Catherine Wood, Founder, CIO, and CEO of ARK Investment Management has addressed bitcoin fear, uncertainty, and doubt (FUD)associated with the cryptocurrency’s energy consumption and use in criminal activity.
In a new video, Wood told ARK Invest’s nearly 300,000 YouTube subscribers she believes that U.S. Treasury Secretary Janet Yellen is wrong about bitcoin in her assertion the flagship cryptocurrency is “extremely” energy inefficient and is widely used for illicit transactions.
In the video, first spotted by Daily Hodl Wood said that Yellen had gone “out of her way to telegraph how speculative Bitcoin is and how it’s not environmentally friendly or sustainable.” Per the CEO of Ark Invest, Yellen does not understand the cryptocurrency space and is instead “responding to a movement in price.”
To address the FUD Wood pointed her viewers to a white paper written by Yassine Elmandjra debunking the idea that BTC is inefficient when it comes to energy. The document asserts the amount of energy BTC consumes if a fraction of the energy used to mine gold and maintain the traditional financial system.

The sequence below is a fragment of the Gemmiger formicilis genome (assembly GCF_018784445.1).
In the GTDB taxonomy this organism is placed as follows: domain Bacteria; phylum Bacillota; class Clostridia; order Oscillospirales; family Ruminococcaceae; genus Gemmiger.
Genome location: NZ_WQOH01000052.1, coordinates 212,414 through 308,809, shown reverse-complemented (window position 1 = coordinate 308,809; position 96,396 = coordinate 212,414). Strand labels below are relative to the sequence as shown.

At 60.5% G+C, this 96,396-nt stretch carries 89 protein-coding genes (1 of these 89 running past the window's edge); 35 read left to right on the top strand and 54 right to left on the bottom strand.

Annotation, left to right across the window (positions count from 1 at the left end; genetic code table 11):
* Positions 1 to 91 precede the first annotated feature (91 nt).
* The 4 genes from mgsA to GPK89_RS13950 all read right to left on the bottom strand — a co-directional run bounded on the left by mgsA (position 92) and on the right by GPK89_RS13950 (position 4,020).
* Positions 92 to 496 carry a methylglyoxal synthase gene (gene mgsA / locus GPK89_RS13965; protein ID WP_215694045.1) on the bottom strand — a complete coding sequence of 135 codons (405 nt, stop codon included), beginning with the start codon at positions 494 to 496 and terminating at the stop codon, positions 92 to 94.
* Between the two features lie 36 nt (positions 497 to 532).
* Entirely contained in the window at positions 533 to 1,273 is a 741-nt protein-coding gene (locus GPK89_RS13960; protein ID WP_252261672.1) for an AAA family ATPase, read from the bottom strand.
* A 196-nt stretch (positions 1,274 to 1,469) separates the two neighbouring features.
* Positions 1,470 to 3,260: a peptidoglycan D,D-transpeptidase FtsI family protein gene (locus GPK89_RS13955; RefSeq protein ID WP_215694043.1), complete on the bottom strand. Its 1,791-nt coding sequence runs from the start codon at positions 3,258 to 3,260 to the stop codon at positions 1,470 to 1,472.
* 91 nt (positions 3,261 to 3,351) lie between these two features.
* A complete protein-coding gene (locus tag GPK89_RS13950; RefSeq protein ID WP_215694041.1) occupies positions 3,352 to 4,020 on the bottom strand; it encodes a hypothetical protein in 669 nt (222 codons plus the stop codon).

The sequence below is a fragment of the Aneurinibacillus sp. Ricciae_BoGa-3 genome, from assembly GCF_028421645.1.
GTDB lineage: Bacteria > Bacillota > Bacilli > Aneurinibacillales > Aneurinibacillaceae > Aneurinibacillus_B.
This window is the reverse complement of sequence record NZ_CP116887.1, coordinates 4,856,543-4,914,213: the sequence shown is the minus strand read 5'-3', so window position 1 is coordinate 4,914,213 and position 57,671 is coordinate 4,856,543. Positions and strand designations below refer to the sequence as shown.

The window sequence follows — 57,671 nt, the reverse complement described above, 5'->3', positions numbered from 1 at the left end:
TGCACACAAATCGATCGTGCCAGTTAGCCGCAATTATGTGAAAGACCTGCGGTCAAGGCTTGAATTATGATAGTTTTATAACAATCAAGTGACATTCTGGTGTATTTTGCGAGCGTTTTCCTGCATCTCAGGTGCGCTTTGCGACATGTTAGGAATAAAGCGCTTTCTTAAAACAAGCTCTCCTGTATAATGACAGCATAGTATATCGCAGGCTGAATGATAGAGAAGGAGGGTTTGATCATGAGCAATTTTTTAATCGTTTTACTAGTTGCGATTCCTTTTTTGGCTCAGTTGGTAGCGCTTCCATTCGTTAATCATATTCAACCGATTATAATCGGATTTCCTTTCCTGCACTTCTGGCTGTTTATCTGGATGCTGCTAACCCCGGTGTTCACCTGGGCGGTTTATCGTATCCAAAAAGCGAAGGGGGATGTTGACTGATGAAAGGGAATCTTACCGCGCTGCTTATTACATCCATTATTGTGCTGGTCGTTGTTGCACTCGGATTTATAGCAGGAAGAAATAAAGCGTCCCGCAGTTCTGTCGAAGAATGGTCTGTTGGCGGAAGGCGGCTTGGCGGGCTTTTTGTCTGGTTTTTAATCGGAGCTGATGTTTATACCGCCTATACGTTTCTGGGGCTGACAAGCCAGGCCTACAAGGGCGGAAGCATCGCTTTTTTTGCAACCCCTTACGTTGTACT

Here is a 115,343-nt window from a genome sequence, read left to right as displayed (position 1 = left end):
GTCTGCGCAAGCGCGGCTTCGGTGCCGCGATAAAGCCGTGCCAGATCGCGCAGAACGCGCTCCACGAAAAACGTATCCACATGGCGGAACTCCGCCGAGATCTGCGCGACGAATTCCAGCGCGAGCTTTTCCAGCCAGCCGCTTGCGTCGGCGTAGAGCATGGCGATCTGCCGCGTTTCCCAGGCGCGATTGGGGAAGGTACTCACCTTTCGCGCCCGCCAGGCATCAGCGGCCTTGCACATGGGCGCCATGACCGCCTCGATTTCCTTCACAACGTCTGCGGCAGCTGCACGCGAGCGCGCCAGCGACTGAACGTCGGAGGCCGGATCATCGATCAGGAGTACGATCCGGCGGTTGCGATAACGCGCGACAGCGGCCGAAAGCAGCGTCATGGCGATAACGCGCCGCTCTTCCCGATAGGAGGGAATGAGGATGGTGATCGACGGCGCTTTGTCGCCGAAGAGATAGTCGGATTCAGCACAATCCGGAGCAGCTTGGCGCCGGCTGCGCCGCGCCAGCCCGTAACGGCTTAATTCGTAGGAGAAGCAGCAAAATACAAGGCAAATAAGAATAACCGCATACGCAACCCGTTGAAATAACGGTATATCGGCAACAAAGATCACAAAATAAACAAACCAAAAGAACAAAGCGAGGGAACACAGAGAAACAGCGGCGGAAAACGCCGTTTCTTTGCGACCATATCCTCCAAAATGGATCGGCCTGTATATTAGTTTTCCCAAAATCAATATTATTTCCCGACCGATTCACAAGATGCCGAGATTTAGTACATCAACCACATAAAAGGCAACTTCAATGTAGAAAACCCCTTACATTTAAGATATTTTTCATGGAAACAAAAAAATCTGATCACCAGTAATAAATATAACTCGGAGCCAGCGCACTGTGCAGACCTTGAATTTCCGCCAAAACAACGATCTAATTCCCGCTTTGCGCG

The white paper adds that Bitcoin, through the use of blockchain technology, allows for “much more rapid settlement of trades and transactions than the traditional financial institutions,” as transactions can be confirmed in 10 minutes, as opposed to a few days or even a week.
Think about the energy consumption of the traditional financial world and you’ll see in that chart what Bitcoin is using in terms of energy right now, which is mostly renewable by the way, hydroelectric and other renewables, is again a fraction. It hardly measures up at all to that.
Wood then addressed the idea that bitcoin is used to encourage criminal activity. Per her words, as the blockchain is publicly accessible it makes it easier for anyone to track down illicit movements. She quoted an FBI agent saying that it’s “the best thing that ever happened to us.”
According to Forbes, a Chainalysis report published this year revealed that, in 2019, criminal activity represented 2.1% of all cryptocurrency transaction volume, or about $21.4 billion. By 2020, the criminal share of all cryptocurrency activity dropped to 0.34%, or $10 billion.
On the other hand, the UN estimates that between 2% and 5% of global GDP – between $1.6 trillion and $4 trillion – is connected to money laundering and illicit activity.
As reported, Cathie Wood has earlier this year argued there is “no better hedge against inflation than bitcoin,” as she believes gold “has been moving although not it’s lagging bitcoin fairly dramatically.”
Featured image via Pixabay.